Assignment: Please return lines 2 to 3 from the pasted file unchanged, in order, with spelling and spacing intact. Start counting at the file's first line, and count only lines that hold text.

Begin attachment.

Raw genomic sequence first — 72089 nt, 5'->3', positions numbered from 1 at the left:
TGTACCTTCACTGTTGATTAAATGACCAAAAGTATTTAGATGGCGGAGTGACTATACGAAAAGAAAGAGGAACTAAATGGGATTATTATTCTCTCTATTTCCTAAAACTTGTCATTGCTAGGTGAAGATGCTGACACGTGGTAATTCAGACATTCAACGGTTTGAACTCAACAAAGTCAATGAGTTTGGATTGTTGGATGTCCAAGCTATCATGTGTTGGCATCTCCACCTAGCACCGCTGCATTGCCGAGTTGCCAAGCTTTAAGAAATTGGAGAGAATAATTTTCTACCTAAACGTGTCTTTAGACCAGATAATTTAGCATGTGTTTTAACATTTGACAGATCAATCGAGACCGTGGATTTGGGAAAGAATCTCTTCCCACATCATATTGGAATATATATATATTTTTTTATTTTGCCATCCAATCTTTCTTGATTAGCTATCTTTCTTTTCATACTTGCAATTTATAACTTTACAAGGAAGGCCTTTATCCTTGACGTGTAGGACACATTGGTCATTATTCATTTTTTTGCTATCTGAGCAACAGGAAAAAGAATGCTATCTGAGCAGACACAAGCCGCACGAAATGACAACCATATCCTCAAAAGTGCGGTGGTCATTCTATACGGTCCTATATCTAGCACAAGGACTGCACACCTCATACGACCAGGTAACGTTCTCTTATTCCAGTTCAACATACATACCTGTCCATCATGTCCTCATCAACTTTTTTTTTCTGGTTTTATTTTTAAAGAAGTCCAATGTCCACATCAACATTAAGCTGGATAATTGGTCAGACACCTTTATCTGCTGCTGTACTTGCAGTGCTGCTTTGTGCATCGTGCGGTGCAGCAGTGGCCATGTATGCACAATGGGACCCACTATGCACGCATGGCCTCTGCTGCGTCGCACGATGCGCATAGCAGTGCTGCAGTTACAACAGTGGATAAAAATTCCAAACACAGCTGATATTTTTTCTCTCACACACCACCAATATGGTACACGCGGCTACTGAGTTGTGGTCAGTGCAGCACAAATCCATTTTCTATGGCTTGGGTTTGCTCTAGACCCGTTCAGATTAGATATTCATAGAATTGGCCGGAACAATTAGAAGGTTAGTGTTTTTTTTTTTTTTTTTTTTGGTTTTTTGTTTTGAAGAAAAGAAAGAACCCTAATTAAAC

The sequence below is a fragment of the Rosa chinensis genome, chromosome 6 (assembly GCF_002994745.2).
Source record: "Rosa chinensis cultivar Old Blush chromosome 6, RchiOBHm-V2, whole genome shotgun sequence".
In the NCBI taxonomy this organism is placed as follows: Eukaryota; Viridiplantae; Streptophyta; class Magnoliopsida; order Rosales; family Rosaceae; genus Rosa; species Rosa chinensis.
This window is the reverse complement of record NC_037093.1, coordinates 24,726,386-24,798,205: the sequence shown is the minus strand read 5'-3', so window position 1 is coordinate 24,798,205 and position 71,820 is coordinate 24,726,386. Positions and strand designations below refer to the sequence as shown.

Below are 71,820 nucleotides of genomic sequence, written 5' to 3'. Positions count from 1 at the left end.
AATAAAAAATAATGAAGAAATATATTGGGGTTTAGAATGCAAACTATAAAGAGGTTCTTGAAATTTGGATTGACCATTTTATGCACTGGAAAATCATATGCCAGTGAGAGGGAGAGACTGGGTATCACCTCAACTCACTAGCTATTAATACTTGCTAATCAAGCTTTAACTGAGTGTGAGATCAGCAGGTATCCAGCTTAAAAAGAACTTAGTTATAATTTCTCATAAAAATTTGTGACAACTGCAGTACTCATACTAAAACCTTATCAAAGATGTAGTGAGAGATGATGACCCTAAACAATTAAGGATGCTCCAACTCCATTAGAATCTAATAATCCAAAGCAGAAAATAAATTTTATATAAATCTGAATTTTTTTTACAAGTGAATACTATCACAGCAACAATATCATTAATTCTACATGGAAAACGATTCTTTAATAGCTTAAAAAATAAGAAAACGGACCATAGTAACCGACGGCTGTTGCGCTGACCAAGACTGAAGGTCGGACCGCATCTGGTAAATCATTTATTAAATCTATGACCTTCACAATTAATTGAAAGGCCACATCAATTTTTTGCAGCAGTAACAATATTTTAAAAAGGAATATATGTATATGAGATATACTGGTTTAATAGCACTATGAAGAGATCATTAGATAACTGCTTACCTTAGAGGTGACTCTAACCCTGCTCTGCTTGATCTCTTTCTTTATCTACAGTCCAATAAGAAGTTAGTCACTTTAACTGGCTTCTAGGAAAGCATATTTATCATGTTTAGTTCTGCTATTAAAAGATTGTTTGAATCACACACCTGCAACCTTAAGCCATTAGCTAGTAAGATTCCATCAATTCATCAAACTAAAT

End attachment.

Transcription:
TGTACCTTCACTGTTGATTAAATGACCAAAAGTATTTAGATGGCGGAGTGACTATACGAAAAGAAAGAGGAACTAAATGGGATTATTATTCTCTCTATTTCCTAAAACTTGTCATTGCTAGGTGAAGATGCTGACACGTGGTAATTCAGACATTCAACGGTTTGAACTCAACAAAGTCAATGAGTTTGGATTGTTGGATGTCCAAGCTATCATGTGTTGGCATCTCCACCTAGCACCGCTGCATTGCCGAGTTGCCAAGCTTTAAGAAATTGGAGAGAATAATTTTCTACCTAAACGTGTCTTTAGACCAGATAATTTAGCATGTGTTTTAACATTTGACAGATCAATCGAGACCGTGGATTTGGGAAAGAATCTCTTCCCACATCATATTGGAATATATATATATTTTTTTATTTTGCCATCCAATCTTTCTTGATTAGCTATCTTTCTTTTCATACTTGCAATTTATAACTTTACAAGGAAGGCCTTTATCCTTGACGTGTAGGACACATTGGTCATTATTCATTTTTTTGCTATCTGAGCAACAGGAAAAAGAATGCTATCTGAGCAGACACAAGCCGCACGAAATGACAACCATATCCTCAAAAGTGCGGTGGTCATTCTATACGGTCCTATATCTAGCACAAGGACTGCACACCTCATACGACCAGGTAACGTTCTCTTATTCCAGTTCAACATACATACCTGTCCATCATGTCCTCATCAACTTTTTTTTTCTGGTTTTATTTTTAAAGAAGTCCAATGTCCACATCAACATTAAGCTGGATAATTGGTCAGACACCTTTATCTGCTGCTGTACTTGCAGTGCTGCTTTGTGCATCGTGCGGTGCAGCAGTGGCCATGTATGCACAATGGGACCCACTATGCACGCATGGCCTCTGCTGCGTCGCACGATGCGCATAGCAGTGCTGCAGTTACAACAGTGGATAAAAATTCCAAACACAGCTGATATTTTTTCTCTCACACACCACCAATATGGTACACGCGGCTACTGAGTTGTGGTCAGTGCAGCACAAATCCATTTTCTATGGCTTGGGTTTGCTCTAGACCCGTTCAGATTAGATATTCATAGAATTGGCCGGAACAATTAGAAGGTTAGTGTTTTTTTTTTTTTTTTTTTTGGTTTTTTGTTTTGAAGAAAAGAAAGAACCCTAATTAAAC

The sequence below is a fragment of the Rosa chinensis genome, chromosome 6 (assembly GCF_002994745.2).